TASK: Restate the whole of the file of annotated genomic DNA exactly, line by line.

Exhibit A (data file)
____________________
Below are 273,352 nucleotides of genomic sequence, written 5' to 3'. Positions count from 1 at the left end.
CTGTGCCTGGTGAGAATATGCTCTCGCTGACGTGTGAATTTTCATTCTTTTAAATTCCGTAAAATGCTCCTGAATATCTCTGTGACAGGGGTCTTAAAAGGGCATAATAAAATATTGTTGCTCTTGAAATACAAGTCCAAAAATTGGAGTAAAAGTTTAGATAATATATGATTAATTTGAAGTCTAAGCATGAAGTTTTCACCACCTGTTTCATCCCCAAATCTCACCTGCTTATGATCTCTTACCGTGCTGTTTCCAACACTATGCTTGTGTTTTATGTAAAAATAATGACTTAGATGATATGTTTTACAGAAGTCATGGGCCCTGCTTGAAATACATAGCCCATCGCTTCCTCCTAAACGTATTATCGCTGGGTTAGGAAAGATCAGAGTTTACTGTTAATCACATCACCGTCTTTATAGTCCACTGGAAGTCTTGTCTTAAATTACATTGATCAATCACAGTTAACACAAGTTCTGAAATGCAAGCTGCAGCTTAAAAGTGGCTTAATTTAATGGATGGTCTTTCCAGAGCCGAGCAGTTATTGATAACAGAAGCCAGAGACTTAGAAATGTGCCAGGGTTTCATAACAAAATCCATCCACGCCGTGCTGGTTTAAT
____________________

Below are 273,352 nucleotides of genomic sequence, written 5' to 3'. Positions count from 1 at the left end.
CTGTGCCTGGTGAGAATATGCTCTCGCTGACGTGTGAATTTTCATTCTTTTAAATTCCGTAAAATGCTCCTGAATATCTCTGTGACAGGGGTCTTAAAAGGGCATAATAAAATATTGTTGCTCTTGAAATACAAGTCCAAAAATTGGAGTAAAAGTTTAGATAATATATGATTAATTTGAAGTCTAAGCATGAAGTTTTCACCACCTGTTTCATCCCCAAATCTCACCTGCTTATGATCTCTTACCGTGCTGTTTCCAACACTATGCTTGTGTTTTATGTAAAAATAATGACTTAGATGATATGTTTTACAGAAGTCATGGGCCCTGCTTGAAATACATAGCCCATCGCTTCCTCCTAAACGTATTATCGCTGGGTTAGGAAAGATCAGAGTTTACTGTTAATCACATCACCGTCTTTATAGTCCACTGGAAGTCTTGTCTTAAATTACATTGATCAATCACAGTTAACACAAGTTCTGAAATGCAAGCTGCAGCTTAAAAGTGGCTTAATTTAATGGATGGTCTTTCCAGAGCCGAGCAGTTATTGATAACAGAAGCCAGAGACTTAGAAATGTGCCAGGGTTTCATAACAAAATCCATCCACGCCGTGCTGGTTTAAT